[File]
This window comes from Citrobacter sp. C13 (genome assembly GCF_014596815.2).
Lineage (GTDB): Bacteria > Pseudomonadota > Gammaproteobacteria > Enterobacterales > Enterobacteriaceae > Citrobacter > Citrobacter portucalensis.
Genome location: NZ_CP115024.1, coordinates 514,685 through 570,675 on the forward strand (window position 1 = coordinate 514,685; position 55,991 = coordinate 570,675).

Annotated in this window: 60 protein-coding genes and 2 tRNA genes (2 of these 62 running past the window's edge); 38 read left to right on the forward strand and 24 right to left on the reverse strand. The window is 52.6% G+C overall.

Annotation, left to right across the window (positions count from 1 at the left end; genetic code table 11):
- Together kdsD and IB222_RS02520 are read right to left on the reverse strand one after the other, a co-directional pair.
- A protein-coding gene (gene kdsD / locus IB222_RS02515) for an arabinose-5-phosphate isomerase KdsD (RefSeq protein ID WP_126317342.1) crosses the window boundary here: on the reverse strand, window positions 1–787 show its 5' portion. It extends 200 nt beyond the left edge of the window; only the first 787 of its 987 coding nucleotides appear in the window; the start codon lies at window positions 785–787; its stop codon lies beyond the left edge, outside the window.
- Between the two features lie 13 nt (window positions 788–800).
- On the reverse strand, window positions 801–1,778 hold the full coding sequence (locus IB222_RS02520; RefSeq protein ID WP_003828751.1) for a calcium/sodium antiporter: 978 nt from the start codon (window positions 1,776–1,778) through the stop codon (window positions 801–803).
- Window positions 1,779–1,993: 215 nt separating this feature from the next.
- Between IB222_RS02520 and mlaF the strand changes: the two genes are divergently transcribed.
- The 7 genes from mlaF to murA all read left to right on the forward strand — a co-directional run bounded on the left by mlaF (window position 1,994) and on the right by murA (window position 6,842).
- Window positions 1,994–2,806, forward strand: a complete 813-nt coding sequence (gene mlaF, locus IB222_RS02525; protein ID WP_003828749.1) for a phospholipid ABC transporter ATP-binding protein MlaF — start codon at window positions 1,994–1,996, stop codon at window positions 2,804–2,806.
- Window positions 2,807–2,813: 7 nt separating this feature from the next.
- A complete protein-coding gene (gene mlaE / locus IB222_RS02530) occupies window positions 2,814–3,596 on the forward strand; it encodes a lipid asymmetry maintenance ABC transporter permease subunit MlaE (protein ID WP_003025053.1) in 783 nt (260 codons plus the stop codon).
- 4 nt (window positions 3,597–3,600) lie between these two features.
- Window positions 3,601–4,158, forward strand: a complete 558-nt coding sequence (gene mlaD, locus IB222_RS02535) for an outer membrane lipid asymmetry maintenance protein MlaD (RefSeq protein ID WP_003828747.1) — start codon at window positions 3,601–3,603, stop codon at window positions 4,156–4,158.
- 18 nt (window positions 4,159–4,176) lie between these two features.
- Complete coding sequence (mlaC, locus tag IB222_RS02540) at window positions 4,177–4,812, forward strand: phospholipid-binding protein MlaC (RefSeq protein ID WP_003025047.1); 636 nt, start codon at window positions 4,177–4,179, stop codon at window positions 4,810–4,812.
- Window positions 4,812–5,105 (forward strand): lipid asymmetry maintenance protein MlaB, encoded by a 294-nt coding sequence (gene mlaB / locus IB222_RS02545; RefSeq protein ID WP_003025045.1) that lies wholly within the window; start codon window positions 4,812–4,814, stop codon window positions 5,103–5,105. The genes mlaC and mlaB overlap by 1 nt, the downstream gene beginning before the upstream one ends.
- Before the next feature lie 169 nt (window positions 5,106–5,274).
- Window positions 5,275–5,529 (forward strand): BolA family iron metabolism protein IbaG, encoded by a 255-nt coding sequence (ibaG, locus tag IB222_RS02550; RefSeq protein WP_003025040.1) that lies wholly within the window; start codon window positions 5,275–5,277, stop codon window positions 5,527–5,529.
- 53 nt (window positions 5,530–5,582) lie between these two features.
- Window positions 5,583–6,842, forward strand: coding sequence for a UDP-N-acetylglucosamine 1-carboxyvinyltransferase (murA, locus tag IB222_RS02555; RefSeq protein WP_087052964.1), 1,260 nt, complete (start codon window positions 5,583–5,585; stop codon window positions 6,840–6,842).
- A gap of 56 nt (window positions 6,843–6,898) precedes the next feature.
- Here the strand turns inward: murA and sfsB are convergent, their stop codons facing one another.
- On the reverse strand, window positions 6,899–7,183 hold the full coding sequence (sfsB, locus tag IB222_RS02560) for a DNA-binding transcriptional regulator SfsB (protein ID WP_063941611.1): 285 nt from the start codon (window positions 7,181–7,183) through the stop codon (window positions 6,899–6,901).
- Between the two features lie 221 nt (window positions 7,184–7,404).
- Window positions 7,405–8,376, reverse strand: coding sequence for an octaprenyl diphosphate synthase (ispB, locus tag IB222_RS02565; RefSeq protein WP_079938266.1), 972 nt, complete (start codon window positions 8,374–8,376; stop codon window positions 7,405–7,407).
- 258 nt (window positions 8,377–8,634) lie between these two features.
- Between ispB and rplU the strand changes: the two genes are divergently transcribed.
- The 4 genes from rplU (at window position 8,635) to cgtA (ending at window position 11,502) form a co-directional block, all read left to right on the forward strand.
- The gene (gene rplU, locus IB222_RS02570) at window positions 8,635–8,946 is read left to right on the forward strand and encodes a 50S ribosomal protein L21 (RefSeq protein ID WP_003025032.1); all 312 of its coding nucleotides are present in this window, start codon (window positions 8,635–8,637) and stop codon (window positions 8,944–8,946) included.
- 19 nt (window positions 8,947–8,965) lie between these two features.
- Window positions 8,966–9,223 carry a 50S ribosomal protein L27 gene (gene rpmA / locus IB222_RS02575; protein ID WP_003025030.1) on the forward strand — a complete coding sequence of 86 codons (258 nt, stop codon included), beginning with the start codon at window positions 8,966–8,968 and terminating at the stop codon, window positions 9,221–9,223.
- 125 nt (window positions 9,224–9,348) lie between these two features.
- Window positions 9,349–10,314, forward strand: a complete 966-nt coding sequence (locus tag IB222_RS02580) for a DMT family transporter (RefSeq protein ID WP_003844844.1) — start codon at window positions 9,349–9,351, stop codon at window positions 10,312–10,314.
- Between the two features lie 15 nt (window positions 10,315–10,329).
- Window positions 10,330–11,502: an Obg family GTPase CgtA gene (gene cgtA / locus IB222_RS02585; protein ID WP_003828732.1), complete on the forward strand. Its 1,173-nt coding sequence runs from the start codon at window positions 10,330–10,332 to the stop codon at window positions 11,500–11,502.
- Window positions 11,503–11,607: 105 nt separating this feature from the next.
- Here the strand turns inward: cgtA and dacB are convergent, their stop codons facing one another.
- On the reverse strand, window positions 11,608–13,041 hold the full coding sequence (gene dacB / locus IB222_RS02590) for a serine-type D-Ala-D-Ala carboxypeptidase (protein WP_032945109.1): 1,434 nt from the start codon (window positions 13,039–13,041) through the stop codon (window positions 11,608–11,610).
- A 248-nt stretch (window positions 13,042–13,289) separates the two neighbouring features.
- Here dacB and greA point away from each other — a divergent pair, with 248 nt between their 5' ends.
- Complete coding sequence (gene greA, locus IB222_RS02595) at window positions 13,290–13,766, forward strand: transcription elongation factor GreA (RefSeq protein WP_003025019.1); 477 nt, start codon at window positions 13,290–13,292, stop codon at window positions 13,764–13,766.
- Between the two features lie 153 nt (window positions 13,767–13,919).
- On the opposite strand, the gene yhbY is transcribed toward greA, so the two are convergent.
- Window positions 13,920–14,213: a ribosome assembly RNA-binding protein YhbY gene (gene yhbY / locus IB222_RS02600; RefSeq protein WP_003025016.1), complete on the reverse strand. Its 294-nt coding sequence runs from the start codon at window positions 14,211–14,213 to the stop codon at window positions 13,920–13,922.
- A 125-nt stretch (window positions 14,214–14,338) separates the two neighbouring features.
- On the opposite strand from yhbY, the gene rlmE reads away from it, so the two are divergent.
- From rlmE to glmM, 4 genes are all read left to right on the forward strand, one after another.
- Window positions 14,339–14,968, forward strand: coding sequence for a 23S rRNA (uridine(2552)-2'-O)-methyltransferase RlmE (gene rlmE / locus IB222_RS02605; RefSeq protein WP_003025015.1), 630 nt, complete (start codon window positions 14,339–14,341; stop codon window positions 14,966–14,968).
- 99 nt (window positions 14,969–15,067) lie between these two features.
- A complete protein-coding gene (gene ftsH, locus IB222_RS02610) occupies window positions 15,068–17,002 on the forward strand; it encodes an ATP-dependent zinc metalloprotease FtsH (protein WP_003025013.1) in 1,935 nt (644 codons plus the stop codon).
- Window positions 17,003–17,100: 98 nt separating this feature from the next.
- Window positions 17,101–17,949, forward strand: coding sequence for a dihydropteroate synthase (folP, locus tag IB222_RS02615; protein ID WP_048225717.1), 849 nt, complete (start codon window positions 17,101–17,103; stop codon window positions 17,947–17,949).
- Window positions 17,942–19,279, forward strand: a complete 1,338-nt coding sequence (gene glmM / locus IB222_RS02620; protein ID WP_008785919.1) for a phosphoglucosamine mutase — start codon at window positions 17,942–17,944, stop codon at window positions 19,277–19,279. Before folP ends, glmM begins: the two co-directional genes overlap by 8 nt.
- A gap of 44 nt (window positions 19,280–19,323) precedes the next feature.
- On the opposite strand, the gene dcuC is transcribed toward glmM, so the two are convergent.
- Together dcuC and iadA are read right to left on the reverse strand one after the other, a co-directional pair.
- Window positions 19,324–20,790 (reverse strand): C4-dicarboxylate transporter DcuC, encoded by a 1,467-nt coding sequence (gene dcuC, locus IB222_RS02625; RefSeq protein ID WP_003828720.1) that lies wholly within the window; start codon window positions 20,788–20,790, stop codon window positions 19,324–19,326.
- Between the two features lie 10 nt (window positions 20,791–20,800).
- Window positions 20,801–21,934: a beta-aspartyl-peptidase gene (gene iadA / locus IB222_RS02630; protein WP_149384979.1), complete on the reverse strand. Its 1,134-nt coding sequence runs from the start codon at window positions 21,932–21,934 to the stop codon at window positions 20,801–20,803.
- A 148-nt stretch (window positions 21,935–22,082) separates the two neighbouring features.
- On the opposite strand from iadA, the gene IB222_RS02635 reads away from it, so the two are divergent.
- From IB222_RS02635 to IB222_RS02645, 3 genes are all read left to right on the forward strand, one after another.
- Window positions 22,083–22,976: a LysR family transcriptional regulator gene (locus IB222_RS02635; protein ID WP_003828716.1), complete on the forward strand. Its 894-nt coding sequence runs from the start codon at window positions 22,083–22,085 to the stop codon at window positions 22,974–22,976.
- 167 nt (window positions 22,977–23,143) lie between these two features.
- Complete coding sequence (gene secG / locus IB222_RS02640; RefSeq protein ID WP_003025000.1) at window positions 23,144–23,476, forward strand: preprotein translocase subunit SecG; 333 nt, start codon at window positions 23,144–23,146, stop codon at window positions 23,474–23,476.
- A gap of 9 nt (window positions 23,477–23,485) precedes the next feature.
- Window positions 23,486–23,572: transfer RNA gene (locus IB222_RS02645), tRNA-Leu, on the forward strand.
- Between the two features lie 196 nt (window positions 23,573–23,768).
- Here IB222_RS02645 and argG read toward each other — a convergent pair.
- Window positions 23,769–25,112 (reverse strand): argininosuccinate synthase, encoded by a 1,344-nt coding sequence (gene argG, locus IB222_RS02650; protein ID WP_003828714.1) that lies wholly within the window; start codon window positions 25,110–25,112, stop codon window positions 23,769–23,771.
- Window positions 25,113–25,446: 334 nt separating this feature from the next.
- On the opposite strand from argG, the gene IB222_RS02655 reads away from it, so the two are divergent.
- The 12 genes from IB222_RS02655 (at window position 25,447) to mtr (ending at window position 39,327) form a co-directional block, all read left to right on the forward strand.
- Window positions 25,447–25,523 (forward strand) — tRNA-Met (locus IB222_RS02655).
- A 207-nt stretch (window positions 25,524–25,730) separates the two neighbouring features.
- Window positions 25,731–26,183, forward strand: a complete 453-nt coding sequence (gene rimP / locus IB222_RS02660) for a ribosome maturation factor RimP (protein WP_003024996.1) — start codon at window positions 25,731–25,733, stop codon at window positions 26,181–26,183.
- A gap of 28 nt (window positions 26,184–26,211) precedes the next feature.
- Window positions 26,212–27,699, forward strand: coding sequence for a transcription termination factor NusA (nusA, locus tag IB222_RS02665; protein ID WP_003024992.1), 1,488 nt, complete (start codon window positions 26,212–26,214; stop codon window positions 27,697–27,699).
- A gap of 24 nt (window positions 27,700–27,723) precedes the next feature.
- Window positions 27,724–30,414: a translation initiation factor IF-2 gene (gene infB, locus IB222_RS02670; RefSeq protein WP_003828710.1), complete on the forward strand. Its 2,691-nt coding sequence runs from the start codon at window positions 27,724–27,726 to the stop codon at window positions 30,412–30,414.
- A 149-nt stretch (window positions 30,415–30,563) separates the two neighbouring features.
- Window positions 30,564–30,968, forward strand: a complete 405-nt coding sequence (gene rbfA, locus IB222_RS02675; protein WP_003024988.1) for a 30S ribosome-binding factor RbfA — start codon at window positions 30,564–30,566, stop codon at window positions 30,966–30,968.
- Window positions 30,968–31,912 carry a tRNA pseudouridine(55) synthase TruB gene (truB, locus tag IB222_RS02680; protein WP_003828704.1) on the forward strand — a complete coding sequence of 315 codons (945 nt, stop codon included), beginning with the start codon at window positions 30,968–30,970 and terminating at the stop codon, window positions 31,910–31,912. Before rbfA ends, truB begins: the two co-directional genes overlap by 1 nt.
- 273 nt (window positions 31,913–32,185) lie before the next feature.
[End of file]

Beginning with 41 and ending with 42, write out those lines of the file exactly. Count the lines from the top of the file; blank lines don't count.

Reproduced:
- Here the strand turns inward: cgtA and dacB are convergent, their stop codons facing one another.
- On the reverse strand, window positions 11,608–13,041 hold the full coding sequence (gene dacB / locus IB222_RS02590) for a serine-type D-Ala-D-Ala carboxypeptidase (protein WP_032945109.1): 1,434 nt from the start codon (window positions 13,039–13,041) through the stop codon (window positions 11,608–11,610).